The marketing profession has become more technical, complex, and dynamic and your planning process needs to keep up with the times. The contemporary marketing plan should consider all the following attributes to make sure you are delivering the right outcomes.
Goal-driven. Every marketing plan should be built on top of SMART marketing goals that are related to the overall business objectives of the organization.
Strategically aligned. Once you have agreed on what you want to achieve (your goals), you need to agree on how you plan to accomplish your objectives (your strategies). For example, you could achieve your objective of growing your pipeline through a content marketing strategy, an indirect channel strategy, a targeted account strategy, or some combination of these and other strategies. Your strategies will be more effective if they are aligned, and do not conflict. Read more on this topic here: What's the difference between a marketing plan, budget, and strategy?
Financially aligned. Now you know what you want to achieve and how - you need to assign your budget to best achieve your goals through your strategies. You obviously can’t overspend your available budget, but you don’t want to underspend either. Your goals, strategies, and budget should all be aligned.
Agile. Conditions change quickly, and you need to be able to adjust your plans accordingly. Always keeping your goals in mind, you need to be able to adjust your tactics and strategies based on unplanned challe- nges or opportunities. You also need to be able to reconsider your goals themselves. If they are no longer relevant, you should be prepared to remove, adjust, or add objectives at any time.
Measurable. Ongoing measurement of KPIs allows you to optimize the performance of your plan, make sure you are on track to achieve your objectives and know when you need to make adjustments (see “Agile” above). It also allows you to compare results from different campaigns, programs, and tactics.
Thematic. The most effective marketing plans are built based on broad thematic campaigns vs. disconnected tactics. Maintaining a thematic approach ensures that your marketing plan will add up to something meaningful, even if you make adjustments to the tactics along the way.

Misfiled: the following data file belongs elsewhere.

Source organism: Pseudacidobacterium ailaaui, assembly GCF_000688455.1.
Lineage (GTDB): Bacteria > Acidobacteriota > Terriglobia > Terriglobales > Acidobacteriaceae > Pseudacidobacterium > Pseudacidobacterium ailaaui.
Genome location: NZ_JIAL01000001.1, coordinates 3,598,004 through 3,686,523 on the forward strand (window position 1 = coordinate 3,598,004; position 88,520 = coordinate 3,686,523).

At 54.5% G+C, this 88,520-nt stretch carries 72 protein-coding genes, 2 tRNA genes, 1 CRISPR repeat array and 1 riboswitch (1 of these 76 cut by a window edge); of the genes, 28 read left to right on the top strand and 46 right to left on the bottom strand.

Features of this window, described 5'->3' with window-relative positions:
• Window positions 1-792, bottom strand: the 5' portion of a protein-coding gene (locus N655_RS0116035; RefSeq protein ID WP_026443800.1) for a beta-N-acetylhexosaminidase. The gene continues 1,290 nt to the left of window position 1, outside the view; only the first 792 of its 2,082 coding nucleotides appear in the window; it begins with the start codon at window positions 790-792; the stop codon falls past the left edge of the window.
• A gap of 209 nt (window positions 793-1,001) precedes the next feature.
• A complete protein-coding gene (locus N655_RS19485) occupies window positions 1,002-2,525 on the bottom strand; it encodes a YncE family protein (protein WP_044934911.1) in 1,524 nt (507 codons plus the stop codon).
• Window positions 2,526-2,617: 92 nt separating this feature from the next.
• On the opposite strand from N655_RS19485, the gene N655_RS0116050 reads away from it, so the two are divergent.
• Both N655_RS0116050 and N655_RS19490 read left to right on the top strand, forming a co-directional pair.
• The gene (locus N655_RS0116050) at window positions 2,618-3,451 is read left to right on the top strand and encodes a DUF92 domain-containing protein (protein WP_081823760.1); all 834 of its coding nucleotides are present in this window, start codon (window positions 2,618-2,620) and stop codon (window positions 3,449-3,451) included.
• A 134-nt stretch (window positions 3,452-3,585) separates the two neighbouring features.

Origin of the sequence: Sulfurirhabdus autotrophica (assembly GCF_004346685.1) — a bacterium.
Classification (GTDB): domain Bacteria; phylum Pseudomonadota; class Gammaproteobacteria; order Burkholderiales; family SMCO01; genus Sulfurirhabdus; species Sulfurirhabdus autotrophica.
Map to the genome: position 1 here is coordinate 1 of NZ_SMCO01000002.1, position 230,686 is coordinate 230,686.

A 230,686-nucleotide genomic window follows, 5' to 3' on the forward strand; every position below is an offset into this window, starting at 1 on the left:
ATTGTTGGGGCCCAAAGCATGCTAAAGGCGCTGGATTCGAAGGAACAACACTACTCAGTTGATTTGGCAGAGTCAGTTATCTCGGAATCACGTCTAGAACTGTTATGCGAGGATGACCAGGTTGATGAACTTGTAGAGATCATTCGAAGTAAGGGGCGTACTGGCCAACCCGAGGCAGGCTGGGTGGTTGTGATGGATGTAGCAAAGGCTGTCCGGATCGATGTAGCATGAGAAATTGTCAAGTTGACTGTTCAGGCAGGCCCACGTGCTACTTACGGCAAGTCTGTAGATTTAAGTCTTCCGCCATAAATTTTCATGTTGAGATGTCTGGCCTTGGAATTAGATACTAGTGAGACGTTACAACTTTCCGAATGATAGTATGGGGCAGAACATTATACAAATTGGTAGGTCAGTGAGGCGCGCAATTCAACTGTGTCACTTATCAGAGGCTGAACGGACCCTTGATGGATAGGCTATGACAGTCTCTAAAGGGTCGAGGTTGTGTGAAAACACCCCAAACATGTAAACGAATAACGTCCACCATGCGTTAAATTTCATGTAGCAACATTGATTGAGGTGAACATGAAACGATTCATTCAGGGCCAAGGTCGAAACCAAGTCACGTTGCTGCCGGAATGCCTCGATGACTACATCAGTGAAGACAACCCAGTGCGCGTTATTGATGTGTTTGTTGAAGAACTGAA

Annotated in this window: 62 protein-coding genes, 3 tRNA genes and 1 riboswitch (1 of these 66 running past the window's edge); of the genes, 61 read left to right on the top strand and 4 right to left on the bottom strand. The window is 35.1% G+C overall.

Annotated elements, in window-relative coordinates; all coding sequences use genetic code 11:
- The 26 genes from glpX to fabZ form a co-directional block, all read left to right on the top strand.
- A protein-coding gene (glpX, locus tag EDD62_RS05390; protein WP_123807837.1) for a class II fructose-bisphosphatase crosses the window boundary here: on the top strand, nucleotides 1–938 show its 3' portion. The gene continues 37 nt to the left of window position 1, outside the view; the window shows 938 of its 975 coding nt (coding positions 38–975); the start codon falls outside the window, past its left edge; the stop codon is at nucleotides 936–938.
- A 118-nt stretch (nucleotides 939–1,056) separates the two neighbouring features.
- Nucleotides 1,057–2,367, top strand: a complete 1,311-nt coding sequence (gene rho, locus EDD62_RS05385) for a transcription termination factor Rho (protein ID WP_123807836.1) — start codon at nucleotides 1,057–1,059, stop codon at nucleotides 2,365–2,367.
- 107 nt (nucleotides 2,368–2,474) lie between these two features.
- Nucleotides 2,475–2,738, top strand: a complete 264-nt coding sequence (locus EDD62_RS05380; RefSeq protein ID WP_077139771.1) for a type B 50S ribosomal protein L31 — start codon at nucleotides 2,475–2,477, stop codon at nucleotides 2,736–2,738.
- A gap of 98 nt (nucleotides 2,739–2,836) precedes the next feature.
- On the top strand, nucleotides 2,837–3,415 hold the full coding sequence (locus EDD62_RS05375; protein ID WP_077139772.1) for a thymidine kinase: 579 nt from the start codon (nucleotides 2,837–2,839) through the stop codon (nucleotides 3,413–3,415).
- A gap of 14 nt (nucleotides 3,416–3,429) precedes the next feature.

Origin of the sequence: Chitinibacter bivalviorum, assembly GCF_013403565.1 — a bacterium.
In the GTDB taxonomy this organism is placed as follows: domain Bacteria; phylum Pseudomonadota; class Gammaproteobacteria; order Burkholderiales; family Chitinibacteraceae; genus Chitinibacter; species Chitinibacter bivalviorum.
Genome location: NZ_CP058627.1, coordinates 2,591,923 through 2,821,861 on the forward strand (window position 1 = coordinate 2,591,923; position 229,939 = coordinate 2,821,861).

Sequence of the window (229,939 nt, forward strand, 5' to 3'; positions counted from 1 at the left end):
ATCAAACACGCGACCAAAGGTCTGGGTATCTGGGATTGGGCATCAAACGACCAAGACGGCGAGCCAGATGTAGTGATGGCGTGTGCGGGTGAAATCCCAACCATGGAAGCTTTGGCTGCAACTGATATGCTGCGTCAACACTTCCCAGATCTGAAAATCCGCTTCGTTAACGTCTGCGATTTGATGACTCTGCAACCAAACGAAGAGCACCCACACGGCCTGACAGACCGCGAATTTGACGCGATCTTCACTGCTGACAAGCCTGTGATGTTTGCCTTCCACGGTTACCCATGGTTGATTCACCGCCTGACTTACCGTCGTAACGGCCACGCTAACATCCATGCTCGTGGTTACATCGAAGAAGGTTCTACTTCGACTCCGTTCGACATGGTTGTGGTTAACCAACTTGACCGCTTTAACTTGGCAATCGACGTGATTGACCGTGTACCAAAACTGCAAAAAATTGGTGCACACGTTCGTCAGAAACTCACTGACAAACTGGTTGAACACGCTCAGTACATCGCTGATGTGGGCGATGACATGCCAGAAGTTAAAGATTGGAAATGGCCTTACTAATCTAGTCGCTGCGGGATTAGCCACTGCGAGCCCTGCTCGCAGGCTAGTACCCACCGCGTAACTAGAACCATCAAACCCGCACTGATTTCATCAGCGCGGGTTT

One of the biggest mistakes that marketers make is creating a blizzard of tactics instead of focused, purposeful campaigns.
Online. Given the dynamic nature of contemporary marketing plans, the plans themselves should be accessible in an interactive, online form vs. traditional static formats like a PowerPoint presentation or a document.
Visibile. Clear communication of objectives, progress toward key milestones, and changes that require adjustment is required to keep plans on track.
You are much less likely to achieve your objectives if your team isn’t clear on the targets and the progress toward achieving them.
Distributed accountability. In team environments, ownership of segments of the plan (including goals, campaigns, and expenses) should be distributed to team members with clear accountability for the results. This requires clear visibility and an online plan format to keep everyone on the same page.
Sophisticated. Marketing continues to get more complex with the growth of digital techniques and data -driven approaches. Marketing plans must have the ability to handle complexity and render the information in summary form to ensure clarity and understanding.
Data-driven. Marketers have unprecedented access to data and should use that data to drive optimization of tactics, measure performance against KPI targets, and build an understanding of their customers and markets. Their plans need to consider the role of data across these contexts.
Experimental. The best marketers are always running experiments to identify new approaches, challenge their existing plans, and continually optimize performance.
If you are not trying new things, you won’t learn and grow, and if you aren’t failing some of the time, you are not trying enough new things.
Benchmarked. Along with efforts to continually improve performance against internal benchmarks, leading marketers also seek external benchmarks to evaluate their performance against peers and leaders in their industry.
High-performance. A culture of performance is built based on the measurement of target achievements that are validated by external benchmarks whenever possible.
Efficient. Marketers should endeavor to continuously improve the performance and efficiency of their spending. Practices like benchmarking and data-driven marketing can contribute to efficiency.